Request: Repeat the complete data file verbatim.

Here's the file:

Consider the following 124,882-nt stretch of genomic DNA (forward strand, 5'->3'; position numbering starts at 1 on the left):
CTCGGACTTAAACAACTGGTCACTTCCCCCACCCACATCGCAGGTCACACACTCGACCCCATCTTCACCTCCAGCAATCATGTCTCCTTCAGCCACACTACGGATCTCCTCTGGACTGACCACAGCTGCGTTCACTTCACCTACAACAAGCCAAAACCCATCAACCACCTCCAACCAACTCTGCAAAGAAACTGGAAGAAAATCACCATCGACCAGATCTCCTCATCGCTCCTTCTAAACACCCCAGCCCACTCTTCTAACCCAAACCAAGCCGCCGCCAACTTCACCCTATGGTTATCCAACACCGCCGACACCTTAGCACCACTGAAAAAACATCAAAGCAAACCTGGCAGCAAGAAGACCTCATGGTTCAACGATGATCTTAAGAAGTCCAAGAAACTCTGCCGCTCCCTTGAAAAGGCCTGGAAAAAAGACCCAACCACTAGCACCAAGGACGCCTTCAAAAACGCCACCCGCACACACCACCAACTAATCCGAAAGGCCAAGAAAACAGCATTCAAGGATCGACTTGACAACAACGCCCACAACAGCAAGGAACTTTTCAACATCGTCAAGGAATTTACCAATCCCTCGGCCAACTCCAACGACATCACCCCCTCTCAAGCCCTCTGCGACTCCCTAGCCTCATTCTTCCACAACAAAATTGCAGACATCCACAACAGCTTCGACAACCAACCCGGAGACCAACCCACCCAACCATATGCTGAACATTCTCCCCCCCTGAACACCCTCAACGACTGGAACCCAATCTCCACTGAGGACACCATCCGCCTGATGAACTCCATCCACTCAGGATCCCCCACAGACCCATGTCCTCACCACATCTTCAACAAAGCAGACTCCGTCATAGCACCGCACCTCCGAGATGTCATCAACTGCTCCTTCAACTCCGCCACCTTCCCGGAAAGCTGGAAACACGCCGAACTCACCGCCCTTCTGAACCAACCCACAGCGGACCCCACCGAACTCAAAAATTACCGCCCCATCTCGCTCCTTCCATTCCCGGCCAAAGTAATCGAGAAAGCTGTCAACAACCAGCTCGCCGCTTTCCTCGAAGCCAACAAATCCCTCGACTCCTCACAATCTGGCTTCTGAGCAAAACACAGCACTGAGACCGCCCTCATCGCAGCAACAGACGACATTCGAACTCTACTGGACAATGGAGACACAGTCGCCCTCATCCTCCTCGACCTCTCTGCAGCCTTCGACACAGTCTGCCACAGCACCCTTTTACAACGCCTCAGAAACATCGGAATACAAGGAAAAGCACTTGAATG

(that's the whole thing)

Consider the following 124,882-nt stretch of genomic DNA (forward strand, 5'->3'; position numbering starts at 1 on the left):
CTCGGACTTAAACAACTGGTCACTTCCCCCACCCACATCGCAGGTCACACACTCGACCCCATCTTCACCTCCAGCAATCATGTCTCCTTCAGCCACACTACGGATCTCCTCTGGACTGACCACAGCTGCGTTCACTTCACCTACAACAAGCCAAAACCCATCAACCACCTCCAACCAACTCTGCAAAGAAACTGGAAGAAAATCACCATCGACCAGATCTCCTCATCGCTCCTTCTAAACACCCCAGCCCACTCTTCTAACCCAAACCAAGCCGCCGCCAACTTCACCCTATGGTTATCCAACACCGCCGACACCTTAGCACCACTGAAAAAACATCAAAGCAAACCTGGCAGCAAGAAGACCTCATGGTTCAACGATGATCTTAAGAAGTCCAAGAAACTCTGCCGCTCCCTTGAAAAGGCCTGGAAAAAAGACCCAACCACTAGCACCAAGGACGCCTTCAAAAACGCCACCCGCACACACCACCAACTAATCCGAAAGGCCAAGAAAACAGCATTCAAGGATCGACTTGACAACAACGCCCACAACAGCAAGGAACTTTTCAACATCGTCAAGGAATTTACCAATCCCTCGGCCAACTCCAACGACATCACCCCCTCTCAAGCCCTCTGCGACTCCCTAGCCTCATTCTTCCACAACAAAATTGCAGACATCCACAACAGCTTCGACAACCAACCCGGAGACCAACCCACCCAACCATATGCTGAACATTCTCCCCCCCTGAACACCCTCAACGACTGGAACCCAATCTCCACTGAGGACACCATCCGCCTGATGAACTCCATCCACTCAGGATCCCCCACAGACCCATGTCCTCACCACATCTTCAACAAAGCAGACTCCGTCATAGCACCGCACCTCCGAGATGTCATCAACTGCTCCTTCAACTCCGCCACCTTCCCGGAAAGCTGGAAACACGCCGAACTCACCGCCCTTCTGAACCAACCCACAGCGGACCCCACCGAACTCAAAAATTACCGCCCCATCTCGCTCCTTCCATTCCCGGCCAAAGTAATCGAGAAAGCTGTCAACAACCAGCTCGCCGCTTTCCTCGAAGCCAACAAATCCCTCGACTCCTCACAATCTGGCTTCTGAGCAAAACACAGCACTGAGACCGCCCTCATCGCAGCAACAGACGACATTCGAACTCTACTGGACAATGGAGACACAGTCGCCCTCATCCTCCTCGACCTCTCTGCAGCCTTCGACACAGTCTGCCACAGCACCCTTTTACAACGCCTCAGAAACATCGGAATACAAGGAAAAGCACTTGAATG